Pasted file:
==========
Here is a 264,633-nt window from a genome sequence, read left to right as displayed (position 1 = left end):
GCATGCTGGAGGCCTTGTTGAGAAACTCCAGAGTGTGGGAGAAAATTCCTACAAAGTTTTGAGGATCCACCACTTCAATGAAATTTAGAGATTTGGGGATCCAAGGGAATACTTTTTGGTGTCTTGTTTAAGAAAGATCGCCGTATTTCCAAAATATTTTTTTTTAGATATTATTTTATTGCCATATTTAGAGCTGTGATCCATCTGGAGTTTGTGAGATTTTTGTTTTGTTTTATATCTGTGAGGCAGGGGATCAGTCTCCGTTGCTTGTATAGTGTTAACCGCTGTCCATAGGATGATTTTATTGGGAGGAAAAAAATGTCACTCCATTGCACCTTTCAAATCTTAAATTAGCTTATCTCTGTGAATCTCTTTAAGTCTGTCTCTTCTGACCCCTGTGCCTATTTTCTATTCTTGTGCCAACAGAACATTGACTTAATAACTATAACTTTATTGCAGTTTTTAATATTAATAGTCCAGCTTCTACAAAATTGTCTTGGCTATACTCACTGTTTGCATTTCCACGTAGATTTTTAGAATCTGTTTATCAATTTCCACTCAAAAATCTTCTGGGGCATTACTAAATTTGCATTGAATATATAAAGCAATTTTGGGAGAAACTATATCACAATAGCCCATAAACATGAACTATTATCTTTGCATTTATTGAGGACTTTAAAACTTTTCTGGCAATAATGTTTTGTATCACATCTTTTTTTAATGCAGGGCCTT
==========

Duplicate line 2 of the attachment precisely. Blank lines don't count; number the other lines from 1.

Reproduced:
GCATGCTGGAGGCCTTGTTGAGAAACTCCAGAGTGTGGGAGAAAATTCCTACAAAGTTTTGAGGATCCACCACTTCAATGAAATTTAGAGATTTGGGGATCCAAGGGAATACTTTTTGGTGTCTTGTTTAAGAAAGATCGCCGTATTTCCAAAATATTTTTTTTTAGATATTATTTTATTGCCATATTTAGAGCTGTGATCCATCTGGAGTTTGTGAGATTTTTGTTTTGTTTTATATCTGTGAGGCAGGGGATCAGTCTCCGTTGCTTGTATAGTGTTAACCGCTGTCCATAGGATGATTTTATTGGGAGGAAAAAAATGTCACTCCATTGCACCTTTCAAATCTTAAATTAGCTTATCTCTGTGAATCTCTTTAAGTCTGTCTCTTCTGACCCCTGTGCCTATTTTCTATTCTTGTGCCAACAGAACATTGACTTAATAACTATAACTTTATTGCAGTTTTTAATATTAATAGTCCAGCTTCTACAAAATTGTCTTGGCTATACTCACTGTTTGCATTTCCACGTAGATTTTTAGAATCTGTTTATCAATTTCCACTCAAAAATCTTCTGGGGCATTACTAAATTTGCATTGAATATATAAAGCAATTTTGGGAGAAACTATATCACAATAGCCCATAAACATGAACTATTATCTTTGCATTTATTGAGGACTTTAAAACTTTTCTGGCAATAATGTTTTGTATCACATCTTTTTTTAATGCAGGGCCTT